Former patients of the NHS’s controversial gender identity clinic for children may now take legal action against it.
Thousands of young people were treated by the Tavistock centre in north London – and in many cases were prescribed powerful drugs to delay the onset of adolescence.
But now the NHS has ordered it to be shut down in the wake of a damning report that found teenagers were suffering because they were being forced to wait for treatment.
The expert carrying out the review also warned of potentially serious side-effects of ‘puberty-blocker’ drugs.
Thousands of young people were treated by the Tavistock centre in north London – and in many cases were prescribed powerful drugs to delay the onset of adolescence
Dr Hilary Cass told NHS England there is no way of knowing if the medication may ‘disrupt’ the process of children deciding on their gender identity, rather than ‘buying time’ for them.
She also raised concerns that the drugs could interrupt the process of the brain maturing, affecting children’s ability to exercise judgment.
Her findings raise the prospect that patients treated at the Tavistock and their parents may now sue the NHS for compensation.
They could try to prove they were damaged by the medication, which staff at the centre are said to have claimed was ‘fully reversible’ despite a lack of evidence.
The patients may also claim they could not have given informed consent to take the drugs given the lack of knowledge about their long-term effects.
A high-profile court case was previously brought against the Tavistock by Keira Bell, who transitioned after being prescribed puberty blockers but later regretted it.
Judges initially ruled that under-16s could not consent to the treatment but the ruling was overturned on appeal.
James Esses, co-founder of Thoughtful Therapists, said: ‘I have been contacted by a number of detransitioners who are considering taking legal action.
‘Already in the USA there are class lawsuits being taken by parents of children prescribed puberty blockers. It is only a matter of time until we see similar action on our shores.’
He went on: ‘Gender dysphoria is a mental health condition and should be treated as such – through explorative therapy, rather than irreversible medication and surgery.
‘Far too many children have been left with physical and emotional scars from decisions we should never have let them make.’
John McQuater, president of the Association of Personal Injury Lawyers, said there is a ‘potential for claims’ but only in specific circumstances.
He said: ‘A patient can only claim redress if he, or she, has been injured. The law does not require clinicians to provide exemplary standards of care, it only requires healthcare professionals to exercise reasonable standards of care and skill.
‘The decision about what level of care is reasonable is made by fellow clinicians and, where the standard has fallen below that benchmark, that patient has every right to full redress to help put things right.’
A high-profile court case was previously brought against the Tavistock by Keira Bell, who transitioned after being prescribed puberty blockers but later regretted it
Stephanie Davies-Arai, founder of Transgender Trend, who raised concerns on behalf of Tavistock patients’ parents, said: ‘I would imagine that parents who did not agree with the treatment or approach may now consider a challenge.’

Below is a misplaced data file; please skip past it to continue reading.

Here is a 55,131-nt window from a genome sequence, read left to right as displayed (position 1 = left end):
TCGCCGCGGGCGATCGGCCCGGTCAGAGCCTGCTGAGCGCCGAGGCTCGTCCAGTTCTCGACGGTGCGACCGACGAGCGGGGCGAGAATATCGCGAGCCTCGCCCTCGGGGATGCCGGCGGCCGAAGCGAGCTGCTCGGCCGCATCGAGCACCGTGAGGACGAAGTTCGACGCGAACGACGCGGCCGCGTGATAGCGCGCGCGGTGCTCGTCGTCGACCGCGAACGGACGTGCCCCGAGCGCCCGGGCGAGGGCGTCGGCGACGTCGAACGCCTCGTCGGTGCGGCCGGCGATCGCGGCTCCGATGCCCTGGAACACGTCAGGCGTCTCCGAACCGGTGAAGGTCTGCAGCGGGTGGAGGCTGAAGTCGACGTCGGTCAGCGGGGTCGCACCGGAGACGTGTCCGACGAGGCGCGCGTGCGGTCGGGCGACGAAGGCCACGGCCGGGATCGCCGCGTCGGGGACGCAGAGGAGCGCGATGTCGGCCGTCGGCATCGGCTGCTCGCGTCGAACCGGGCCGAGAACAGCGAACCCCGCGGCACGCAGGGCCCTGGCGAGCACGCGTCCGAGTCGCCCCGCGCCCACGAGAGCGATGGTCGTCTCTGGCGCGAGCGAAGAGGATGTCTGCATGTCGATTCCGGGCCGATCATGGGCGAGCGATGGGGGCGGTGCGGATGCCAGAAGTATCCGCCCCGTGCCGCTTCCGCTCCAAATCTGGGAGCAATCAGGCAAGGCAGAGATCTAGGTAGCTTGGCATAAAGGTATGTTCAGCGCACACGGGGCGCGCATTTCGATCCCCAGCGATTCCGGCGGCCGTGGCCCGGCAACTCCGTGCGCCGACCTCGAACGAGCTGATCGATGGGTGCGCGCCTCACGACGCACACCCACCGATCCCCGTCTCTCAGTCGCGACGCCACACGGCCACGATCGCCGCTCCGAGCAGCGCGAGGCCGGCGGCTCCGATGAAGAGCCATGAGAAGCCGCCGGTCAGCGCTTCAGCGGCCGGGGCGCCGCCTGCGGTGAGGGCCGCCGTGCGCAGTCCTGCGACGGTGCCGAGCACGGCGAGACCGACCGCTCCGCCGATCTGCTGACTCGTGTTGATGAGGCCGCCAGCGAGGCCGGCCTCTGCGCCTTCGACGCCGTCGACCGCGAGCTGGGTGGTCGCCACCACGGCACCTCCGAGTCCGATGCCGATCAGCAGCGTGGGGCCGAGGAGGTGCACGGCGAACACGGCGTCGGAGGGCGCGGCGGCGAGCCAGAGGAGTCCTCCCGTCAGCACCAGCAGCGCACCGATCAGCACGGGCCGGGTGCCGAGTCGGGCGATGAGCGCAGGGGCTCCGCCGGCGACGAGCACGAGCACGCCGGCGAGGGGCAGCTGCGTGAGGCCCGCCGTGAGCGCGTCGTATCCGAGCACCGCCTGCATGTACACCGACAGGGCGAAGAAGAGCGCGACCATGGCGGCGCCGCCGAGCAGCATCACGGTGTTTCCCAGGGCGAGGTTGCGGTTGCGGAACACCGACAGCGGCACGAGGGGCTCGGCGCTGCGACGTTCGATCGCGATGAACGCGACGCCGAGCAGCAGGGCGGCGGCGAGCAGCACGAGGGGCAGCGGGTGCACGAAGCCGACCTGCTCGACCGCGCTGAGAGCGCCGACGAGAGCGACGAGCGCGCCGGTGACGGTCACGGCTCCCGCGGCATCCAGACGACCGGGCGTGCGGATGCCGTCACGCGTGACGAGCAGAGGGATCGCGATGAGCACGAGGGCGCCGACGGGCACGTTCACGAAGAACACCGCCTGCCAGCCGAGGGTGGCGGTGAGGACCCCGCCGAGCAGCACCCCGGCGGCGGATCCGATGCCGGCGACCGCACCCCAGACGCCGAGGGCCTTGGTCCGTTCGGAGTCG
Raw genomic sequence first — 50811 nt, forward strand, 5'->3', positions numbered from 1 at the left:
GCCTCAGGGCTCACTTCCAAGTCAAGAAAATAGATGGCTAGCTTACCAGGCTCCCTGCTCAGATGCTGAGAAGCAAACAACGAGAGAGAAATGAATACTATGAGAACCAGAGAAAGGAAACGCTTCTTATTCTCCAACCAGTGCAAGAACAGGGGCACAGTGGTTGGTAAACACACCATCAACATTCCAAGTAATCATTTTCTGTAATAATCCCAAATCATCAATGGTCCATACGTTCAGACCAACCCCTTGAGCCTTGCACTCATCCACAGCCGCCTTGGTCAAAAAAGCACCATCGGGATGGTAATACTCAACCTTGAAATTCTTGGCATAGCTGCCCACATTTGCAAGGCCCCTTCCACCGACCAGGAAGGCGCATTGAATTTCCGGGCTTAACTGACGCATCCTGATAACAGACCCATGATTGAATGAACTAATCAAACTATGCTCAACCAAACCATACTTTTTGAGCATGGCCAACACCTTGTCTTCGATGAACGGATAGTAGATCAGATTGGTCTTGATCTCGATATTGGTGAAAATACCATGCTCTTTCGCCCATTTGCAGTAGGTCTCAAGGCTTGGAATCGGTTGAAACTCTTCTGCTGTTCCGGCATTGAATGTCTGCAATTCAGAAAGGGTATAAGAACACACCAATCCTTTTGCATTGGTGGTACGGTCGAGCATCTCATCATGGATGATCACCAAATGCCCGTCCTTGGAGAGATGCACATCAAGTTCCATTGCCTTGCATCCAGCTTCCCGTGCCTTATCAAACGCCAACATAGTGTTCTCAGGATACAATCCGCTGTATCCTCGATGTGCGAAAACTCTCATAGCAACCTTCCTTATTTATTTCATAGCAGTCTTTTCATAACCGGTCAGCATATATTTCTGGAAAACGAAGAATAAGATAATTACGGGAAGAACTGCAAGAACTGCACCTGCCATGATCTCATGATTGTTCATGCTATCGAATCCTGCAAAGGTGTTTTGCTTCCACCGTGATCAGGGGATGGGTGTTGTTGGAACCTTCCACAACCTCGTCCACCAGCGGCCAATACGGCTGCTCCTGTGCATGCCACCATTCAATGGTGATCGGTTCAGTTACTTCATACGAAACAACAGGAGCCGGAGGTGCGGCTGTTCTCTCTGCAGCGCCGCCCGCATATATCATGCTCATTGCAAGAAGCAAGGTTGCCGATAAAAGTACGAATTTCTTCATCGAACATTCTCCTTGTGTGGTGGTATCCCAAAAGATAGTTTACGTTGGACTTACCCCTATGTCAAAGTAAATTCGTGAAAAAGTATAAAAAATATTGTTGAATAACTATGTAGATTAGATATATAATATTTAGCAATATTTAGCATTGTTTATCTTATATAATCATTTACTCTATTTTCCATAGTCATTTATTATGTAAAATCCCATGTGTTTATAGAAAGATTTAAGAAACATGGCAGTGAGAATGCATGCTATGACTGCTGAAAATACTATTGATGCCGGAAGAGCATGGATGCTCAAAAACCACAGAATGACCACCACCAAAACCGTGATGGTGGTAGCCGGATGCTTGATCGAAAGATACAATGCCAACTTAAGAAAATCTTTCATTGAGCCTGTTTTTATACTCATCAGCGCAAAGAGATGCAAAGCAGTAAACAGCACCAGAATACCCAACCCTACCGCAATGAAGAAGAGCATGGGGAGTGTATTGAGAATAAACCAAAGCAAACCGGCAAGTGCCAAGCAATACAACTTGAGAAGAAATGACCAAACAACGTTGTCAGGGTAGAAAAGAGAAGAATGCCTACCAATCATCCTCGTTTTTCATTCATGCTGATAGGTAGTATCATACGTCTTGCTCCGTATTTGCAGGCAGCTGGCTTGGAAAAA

But she said that in many cases parents were keen for their children to be treated and added: ‘It’s very hard for parents because their priority is always to maintain a good relationship with their children.’
Barrister Simon Myerson QC predicted that the scandal could even lead to a criminal investigation.
He claimed months ago ‘that the next wave of legal action will be in respect of gender identity and children’ and now believes ‘closing the Tavistock will accelerate that process’.
‘Interesting to see which solicitors firms do the work. I predict a police investigation into the Tavistock by June 2023,’ he wrote on Twitter.
‘We’re in the extraordinary position that drugs prescribed to children as safe and reversible appear not to have yet been subject to clinical trials in respect of the purpose for which those children received them. There is thus unlikely to be informed consent to taking them.’
Laura Preston, a principal lawyer in clinical negligence at Slater and Gordon, one of Britain’s biggest law firms, said: ‘It is certainly possible that we could see a wave of compensation claims as a result of the closure of the Tavistock clinic.
‘This is clearly an emerging area of medicine that requires greater research and regulation in order to better serve the potentially vulnerable people accessing the service.
‘We encourage the use of independent reviews which ensure medical facilities are adhering to the strict standards that are expected of them.
‘In this instance, the Tavistock clinic was not up to standard and therefore potentially placing patients at risk, which warrants investigation and may result in the need to compensate injured patients.’
Tavistock and Portman NHS Foundation Trust insisted that the Gender Identity Development Service (GIDS) was only being closed because the Cass review recommended a regional model instead of a single national service, and not because of safety concerns.
A spokesman said: ‘We are not aware of any claims for compensation levied against the Trust by GIDS patients.
‘The Trust is proud of its Gender Identity Development Service (GIDS), which for 30 years has been providing support to children and young people experiencing difficulties around their gender identity development. It is a caring and thoughtful service.’
Any claims against the Tavistock would be handled by NHS Resolution, which deals with clinical negligence claims across the country. Latest figures show it paid out £1.7billion in damages to patients in the past year.